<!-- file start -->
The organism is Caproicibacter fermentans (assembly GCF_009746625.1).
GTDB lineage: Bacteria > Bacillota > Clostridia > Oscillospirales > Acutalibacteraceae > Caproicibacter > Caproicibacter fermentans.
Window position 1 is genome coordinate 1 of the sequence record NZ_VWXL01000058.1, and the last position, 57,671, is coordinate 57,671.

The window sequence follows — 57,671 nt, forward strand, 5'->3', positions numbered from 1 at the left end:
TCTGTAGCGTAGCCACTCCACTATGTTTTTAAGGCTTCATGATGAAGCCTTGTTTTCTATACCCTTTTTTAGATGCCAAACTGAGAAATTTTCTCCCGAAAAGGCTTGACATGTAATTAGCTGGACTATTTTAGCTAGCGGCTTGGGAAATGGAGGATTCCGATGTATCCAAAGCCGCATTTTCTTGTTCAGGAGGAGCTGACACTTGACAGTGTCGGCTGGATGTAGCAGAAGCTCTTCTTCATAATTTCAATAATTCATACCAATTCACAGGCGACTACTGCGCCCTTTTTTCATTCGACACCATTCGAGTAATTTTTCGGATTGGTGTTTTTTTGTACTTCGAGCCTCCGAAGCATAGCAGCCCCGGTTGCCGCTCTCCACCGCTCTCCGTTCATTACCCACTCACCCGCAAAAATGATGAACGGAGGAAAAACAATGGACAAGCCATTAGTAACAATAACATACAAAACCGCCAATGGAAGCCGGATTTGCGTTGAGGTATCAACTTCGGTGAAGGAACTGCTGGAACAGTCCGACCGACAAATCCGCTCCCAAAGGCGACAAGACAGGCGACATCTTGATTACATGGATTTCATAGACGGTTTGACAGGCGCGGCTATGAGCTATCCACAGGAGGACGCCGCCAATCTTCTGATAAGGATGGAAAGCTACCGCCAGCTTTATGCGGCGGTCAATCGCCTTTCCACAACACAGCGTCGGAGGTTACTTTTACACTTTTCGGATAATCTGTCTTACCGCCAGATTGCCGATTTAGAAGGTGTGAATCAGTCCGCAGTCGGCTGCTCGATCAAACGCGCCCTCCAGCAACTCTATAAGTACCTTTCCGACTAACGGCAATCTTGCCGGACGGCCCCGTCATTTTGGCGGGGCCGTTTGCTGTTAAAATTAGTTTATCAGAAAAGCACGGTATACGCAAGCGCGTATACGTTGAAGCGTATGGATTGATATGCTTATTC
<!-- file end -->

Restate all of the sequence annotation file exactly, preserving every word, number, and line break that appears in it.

The organism is Caproicibacter fermentans (assembly GCF_009746625.1).
GTDB lineage: Bacteria > Bacillota > Clostridia > Oscillospirales > Acutalibacteraceae > Caproicibacter > Caproicibacter fermentans.
Window position 1 is genome coordinate 1 of the sequence record NZ_VWXL01000058.1, and the last position, 57,671, is coordinate 57,671.

The window sequence follows — 57,671 nt, forward strand, 5'->3', positions numbered from 1 at the left end:
TCTGTAGCGTAGCCACTCCACTATGTTTTTAAGGCTTCATGATGAAGCCTTGTTTTCTATACCCTTTTTTAGATGCCAAACTGAGAAATTTTCTCCCGAAAAGGCTTGACATGTAATTAGCTGGACTATTTTAGCTAGCGGCTTGGGAAATGGAGGATTCCGATGTATCCAAAGCCGCATTTTCTTGTTCAGGAGGAGCTGACACTTGACAGTGTCGGCTGGATGTAGCAGAAGCTCTTCTTCATAATTTCAATAATTCATACCAATTCACAGGCGACTACTGCGCCCTTTTTTCATTCGACACCATTCGAGTAATTTTTCGGATTGGTGTTTTTTTGTACTTCGAGCCTCCGAAGCATAGCAGCCCCGGTTGCCGCTCTCCACCGCTCTCCGTTCATTACCCACTCACCCGCAAAAATGATGAACGGAGGAAAAACAATGGACAAGCCATTAGTAACAATAACATACAAAACCGCCAATGGAAGCCGGATTTGCGTTGAGGTATCAACTTCGGTGAAGGAACTGCTGGAACAGTCCGACCGACAAATCCGCTCCCAAAGGCGACAAGACAGGCGACATCTTGATTACATGGATTTCATAGACGGTTTGACAGGCGCGGCTATGAGCTATCCACAGGAGGACGCCGCCAATCTTCTGATAAGGATGGAAAGCTACCGCCAGCTTTATGCGGCGGTCAATCGCCTTTCCACAACACAGCGTCGGAGGTTACTTTTACACTTTTCGGATAATCTGTCTTACCGCCAGATTGCCGATTTAGAAGGTGTGAATCAGTCCGCAGTCGGCTGCTCGATCAAACGCGCCCTCCAGCAACTCTATAAGTACCTTTCCGACTAACGGCAATCTTGCCGGACGGCCCCGTCATTTTGGCGGGGCCGTTTGCTGTTAAAATTAGTTTATCAGAAAAGCACGGTATACGCAAGCGCGTATACGTTGAAGCGTATGGATTGATATGCTTATTC